Yes. When we lived in the Louisiana swamp - they didn't like cucumbers. Other than that - they ate everything - including I swear the bird netting over the top and wire mesh fencing.

heh heh heh - ok ok so sometimes we got away with potato's and radishes in mounds of several feet(swamp-high water table).
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Old 12-08-2008, 11:02 AM   #18
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my garden is way out back, maybe 50 feet from semi-dry swampland and thick woods. there are lots of deer there. i see their little tails bounding away when i release the hounds.
2 nutcase dogs with free rein in a fully fenced in yard (4' chain link) works very well for me. the dogs can never reach the deer. but they sure can bark at them.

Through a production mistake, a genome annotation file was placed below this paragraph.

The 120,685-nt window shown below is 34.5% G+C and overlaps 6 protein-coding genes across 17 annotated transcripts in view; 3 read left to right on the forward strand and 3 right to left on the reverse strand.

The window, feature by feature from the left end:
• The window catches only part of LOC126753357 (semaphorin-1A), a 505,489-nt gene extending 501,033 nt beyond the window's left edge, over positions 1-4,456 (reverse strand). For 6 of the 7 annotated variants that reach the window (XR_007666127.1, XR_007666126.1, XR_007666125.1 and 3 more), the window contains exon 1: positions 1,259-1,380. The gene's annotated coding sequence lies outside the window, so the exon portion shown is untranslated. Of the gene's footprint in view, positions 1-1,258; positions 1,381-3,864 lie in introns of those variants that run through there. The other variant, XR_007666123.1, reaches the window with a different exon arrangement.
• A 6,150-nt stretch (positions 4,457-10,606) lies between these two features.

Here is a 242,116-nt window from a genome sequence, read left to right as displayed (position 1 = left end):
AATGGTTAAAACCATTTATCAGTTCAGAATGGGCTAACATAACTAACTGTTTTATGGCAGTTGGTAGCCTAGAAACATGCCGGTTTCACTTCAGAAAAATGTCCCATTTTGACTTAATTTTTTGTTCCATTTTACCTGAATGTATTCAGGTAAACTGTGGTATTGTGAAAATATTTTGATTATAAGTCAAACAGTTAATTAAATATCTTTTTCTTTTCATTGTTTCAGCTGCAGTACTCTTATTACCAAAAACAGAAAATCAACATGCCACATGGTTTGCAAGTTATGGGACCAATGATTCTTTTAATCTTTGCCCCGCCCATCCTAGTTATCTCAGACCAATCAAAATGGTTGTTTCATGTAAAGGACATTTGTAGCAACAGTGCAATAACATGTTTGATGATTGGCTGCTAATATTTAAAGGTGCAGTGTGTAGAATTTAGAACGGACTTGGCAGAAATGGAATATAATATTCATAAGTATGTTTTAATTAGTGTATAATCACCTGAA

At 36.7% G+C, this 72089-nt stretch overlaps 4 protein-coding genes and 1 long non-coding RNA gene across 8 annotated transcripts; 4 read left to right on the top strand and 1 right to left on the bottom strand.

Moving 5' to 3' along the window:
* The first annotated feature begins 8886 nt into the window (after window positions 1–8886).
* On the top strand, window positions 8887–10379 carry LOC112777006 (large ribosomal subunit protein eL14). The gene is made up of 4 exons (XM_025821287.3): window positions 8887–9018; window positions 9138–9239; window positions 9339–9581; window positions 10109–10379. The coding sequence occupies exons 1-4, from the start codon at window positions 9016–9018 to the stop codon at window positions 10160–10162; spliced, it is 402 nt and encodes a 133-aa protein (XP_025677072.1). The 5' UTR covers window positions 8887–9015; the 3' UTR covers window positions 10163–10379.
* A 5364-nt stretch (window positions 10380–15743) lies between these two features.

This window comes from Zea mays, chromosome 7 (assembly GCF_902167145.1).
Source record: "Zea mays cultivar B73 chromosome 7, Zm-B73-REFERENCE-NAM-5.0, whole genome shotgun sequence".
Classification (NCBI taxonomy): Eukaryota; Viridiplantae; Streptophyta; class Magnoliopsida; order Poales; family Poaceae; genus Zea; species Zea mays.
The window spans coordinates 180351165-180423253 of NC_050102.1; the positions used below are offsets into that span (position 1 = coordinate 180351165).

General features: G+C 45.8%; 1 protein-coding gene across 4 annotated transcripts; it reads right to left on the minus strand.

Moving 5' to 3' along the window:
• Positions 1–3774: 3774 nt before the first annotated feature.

there is a 2nd chain link fence around the garden, a garden scarecrow, and thin strips of plastic on the chain link fence for some random motion. i go to the garden frequently so my human scent is ever present.
smaller critters found our strawberries and blackberries. a simple overhead plastic bird netting on metal garden vine supports and wrapping the bottom of the netting around some 2x4 boards took care of that. i found some pelleted fox urea online that sealed the deal for ground burrowing critters.
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Old 12-08-2008, 11:07 AM   #19
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Wonder how venison tastes with some of those herbs you grow? Maybe invite the local redneck militia in for a little huntin'?
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Old 12-08-2008, 12:57 PM   #20
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I was going to suggest a shotgun or bow/arrow for the deer (deer steaks are pretty good).

With outdoor cats at our place, the smaller critters haven't been any threat to our garden.